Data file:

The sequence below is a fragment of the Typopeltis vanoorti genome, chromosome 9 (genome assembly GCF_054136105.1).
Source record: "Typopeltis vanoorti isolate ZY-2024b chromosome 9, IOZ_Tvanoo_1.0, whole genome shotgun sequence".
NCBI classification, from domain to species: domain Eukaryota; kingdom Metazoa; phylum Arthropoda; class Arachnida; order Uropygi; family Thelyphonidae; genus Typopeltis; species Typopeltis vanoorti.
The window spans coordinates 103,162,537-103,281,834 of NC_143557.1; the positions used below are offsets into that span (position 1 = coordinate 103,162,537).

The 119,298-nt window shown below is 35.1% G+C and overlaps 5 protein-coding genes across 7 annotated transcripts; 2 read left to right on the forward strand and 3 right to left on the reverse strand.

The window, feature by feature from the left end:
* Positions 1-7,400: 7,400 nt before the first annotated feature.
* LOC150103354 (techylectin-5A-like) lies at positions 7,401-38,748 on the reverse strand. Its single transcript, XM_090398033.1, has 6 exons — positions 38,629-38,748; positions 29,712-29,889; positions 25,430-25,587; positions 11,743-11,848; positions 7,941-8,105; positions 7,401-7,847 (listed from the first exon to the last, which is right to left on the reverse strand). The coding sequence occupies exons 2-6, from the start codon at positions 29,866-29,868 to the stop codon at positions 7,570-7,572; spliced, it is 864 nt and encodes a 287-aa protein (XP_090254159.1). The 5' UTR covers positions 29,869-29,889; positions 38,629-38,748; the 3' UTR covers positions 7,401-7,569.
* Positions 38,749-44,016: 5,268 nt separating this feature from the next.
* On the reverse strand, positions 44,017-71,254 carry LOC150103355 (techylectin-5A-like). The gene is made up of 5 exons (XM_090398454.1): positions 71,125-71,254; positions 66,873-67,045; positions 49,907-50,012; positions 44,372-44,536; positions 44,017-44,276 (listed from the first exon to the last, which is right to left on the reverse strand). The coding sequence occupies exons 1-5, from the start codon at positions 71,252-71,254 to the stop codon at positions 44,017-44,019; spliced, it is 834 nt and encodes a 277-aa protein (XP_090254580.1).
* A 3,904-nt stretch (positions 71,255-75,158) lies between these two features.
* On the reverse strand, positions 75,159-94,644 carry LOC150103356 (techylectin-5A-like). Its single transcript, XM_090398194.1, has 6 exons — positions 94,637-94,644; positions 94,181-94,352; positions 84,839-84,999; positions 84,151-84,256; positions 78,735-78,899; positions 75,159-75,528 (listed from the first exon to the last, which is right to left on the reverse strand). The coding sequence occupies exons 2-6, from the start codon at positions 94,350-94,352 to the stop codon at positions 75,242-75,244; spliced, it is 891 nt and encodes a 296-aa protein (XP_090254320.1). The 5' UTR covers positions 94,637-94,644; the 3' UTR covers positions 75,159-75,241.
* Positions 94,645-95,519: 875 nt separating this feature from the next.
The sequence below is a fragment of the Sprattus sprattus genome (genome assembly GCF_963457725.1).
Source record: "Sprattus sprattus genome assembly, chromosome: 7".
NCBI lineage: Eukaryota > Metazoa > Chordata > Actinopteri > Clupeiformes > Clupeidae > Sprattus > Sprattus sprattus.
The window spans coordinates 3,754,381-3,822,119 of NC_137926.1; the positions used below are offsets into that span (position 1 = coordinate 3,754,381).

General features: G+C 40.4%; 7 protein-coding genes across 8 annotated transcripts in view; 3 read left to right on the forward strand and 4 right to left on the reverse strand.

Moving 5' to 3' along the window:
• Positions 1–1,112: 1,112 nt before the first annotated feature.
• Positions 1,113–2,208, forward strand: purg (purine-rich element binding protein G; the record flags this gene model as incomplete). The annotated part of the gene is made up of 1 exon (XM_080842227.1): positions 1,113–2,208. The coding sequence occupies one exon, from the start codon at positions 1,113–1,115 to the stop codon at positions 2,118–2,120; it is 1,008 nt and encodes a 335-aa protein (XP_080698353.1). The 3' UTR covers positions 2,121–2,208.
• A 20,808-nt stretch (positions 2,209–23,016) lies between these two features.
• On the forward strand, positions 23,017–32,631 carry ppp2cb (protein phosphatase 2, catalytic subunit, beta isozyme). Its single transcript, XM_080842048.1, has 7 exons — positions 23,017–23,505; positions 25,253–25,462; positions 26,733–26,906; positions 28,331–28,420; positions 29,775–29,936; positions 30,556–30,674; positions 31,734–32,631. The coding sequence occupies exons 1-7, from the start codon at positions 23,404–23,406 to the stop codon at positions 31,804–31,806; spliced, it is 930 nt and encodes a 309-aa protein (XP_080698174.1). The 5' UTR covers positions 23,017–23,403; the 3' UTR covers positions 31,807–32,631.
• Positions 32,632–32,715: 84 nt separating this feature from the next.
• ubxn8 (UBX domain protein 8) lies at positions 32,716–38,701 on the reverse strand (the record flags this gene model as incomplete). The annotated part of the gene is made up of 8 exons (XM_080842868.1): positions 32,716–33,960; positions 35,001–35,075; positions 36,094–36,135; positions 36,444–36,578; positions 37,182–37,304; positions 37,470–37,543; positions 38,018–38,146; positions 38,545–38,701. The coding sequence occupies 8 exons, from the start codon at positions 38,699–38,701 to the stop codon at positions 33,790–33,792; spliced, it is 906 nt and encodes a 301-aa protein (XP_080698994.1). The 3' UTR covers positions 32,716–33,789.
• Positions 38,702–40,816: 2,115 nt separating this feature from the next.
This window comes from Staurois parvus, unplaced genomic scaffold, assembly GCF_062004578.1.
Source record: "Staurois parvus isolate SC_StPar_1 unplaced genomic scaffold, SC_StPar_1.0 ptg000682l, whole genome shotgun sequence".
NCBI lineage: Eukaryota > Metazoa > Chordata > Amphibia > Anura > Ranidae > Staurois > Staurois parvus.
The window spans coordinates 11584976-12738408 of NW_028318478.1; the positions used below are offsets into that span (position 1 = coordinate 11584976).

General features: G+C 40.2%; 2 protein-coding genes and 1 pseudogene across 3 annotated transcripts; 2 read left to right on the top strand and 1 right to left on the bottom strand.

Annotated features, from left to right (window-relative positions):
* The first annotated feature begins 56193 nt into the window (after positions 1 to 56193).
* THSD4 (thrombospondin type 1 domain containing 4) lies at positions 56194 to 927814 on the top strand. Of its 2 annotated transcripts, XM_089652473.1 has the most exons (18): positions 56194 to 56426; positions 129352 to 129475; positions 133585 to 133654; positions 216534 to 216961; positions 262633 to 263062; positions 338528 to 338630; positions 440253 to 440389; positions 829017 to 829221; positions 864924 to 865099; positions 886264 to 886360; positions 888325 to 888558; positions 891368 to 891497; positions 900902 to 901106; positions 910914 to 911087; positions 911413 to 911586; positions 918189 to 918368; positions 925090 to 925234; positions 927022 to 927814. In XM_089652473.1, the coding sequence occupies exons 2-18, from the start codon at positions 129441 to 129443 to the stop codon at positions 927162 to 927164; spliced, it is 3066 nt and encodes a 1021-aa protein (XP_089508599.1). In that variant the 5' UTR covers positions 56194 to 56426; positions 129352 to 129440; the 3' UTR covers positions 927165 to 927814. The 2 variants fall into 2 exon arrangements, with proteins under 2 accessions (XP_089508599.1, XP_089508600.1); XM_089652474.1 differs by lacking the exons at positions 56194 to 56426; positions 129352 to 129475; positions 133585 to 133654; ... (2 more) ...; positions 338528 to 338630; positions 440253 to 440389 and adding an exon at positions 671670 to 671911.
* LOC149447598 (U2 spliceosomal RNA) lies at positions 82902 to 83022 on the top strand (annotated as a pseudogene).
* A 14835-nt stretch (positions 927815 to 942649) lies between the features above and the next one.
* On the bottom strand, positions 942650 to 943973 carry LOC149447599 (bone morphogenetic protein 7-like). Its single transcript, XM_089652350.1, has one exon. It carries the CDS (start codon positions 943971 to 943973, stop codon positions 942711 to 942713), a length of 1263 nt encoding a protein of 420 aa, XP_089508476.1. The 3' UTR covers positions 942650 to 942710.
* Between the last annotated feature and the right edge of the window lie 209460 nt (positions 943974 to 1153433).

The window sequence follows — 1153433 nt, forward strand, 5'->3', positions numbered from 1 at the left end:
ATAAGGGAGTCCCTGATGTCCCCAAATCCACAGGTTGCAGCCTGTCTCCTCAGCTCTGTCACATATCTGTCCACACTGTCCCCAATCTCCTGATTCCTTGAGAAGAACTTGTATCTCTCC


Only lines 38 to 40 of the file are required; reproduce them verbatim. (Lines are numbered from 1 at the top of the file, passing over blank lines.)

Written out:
* Between the last annotated feature and the right edge of the window lie 209460 nt (positions 943974 to 1153433).

The window sequence follows — 1153433 nt, forward strand, 5'->3', positions numbered from 1 at the left end:
ATAAGGGAGTCCCTGATGTCCCCAAATCCACAGGTTGCAGCCTGTCTCCTCAGCTCTGTCACATATCTGTCCACACTGTCCCCAATCTCCTGATTCCTTGAGAAGAACTTGTATCTCTCC